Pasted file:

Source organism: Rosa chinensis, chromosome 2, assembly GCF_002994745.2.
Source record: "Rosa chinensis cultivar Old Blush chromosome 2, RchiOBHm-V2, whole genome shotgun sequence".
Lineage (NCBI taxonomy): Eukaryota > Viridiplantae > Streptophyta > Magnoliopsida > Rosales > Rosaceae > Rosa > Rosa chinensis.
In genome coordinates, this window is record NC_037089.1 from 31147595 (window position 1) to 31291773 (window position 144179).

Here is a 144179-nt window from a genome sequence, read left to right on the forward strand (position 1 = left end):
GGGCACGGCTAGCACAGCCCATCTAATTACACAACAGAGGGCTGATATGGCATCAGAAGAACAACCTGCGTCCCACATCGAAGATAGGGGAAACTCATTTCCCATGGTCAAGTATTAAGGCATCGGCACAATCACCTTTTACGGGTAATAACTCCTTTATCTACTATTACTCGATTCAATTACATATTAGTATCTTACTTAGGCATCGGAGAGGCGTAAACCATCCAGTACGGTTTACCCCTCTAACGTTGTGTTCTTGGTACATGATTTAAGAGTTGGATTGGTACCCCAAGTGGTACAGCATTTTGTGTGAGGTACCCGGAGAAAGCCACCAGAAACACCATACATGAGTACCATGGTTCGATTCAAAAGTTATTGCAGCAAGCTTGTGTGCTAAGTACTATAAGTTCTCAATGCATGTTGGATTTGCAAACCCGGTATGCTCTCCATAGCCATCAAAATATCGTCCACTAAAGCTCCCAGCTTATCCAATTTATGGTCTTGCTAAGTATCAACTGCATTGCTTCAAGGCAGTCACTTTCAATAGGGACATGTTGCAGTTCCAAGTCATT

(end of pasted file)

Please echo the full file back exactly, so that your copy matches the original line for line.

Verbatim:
Source organism: Rosa chinensis, chromosome 2, assembly GCF_002994745.2.
Source record: "Rosa chinensis cultivar Old Blush chromosome 2, RchiOBHm-V2, whole genome shotgun sequence".
Lineage (NCBI taxonomy): Eukaryota > Viridiplantae > Streptophyta > Magnoliopsida > Rosales > Rosaceae > Rosa > Rosa chinensis.
In genome coordinates, this window is record NC_037089.1 from 31147595 (window position 1) to 31291773 (window position 144179).

Here is a 144179-nt window from a genome sequence, read left to right on the forward strand (position 1 = left end):
GGGCACGGCTAGCACAGCCCATCTAATTACACAACAGAGGGCTGATATGGCATCAGAAGAACAACCTGCGTCCCACATCGAAGATAGGGGAAACTCATTTCCCATGGTCAAGTATTAAGGCATCGGCACAATCACCTTTTACGGGTAATAACTCCTTTATCTACTATTACTCGATTCAATTACATATTAGTATCTTACTTAGGCATCGGAGAGGCGTAAACCATCCAGTACGGTTTACCCCTCTAACGTTGTGTTCTTGGTACATGATTTAAGAGTTGGATTGGTACCCCAAGTGGTACAGCATTTTGTGTGAGGTACCCGGAGAAAGCCACCAGAAACACCATACATGAGTACCATGGTTCGATTCAAAAGTTATTGCAGCAAGCTTGTGTGCTAAGTACTATAAGTTCTCAATGCATGTTGGATTTGCAAACCCGGTATGCTCTCCATAGCCATCAAAATATCGTCCACTAAAGCTCCCAGCTTATCCAATTTATGGTCTTGCTAAGTATCAACTGCATTGCTTCAAGGCAGTCACTTTCAATAGGGACATGTTGCAGTTCCAAGTCATT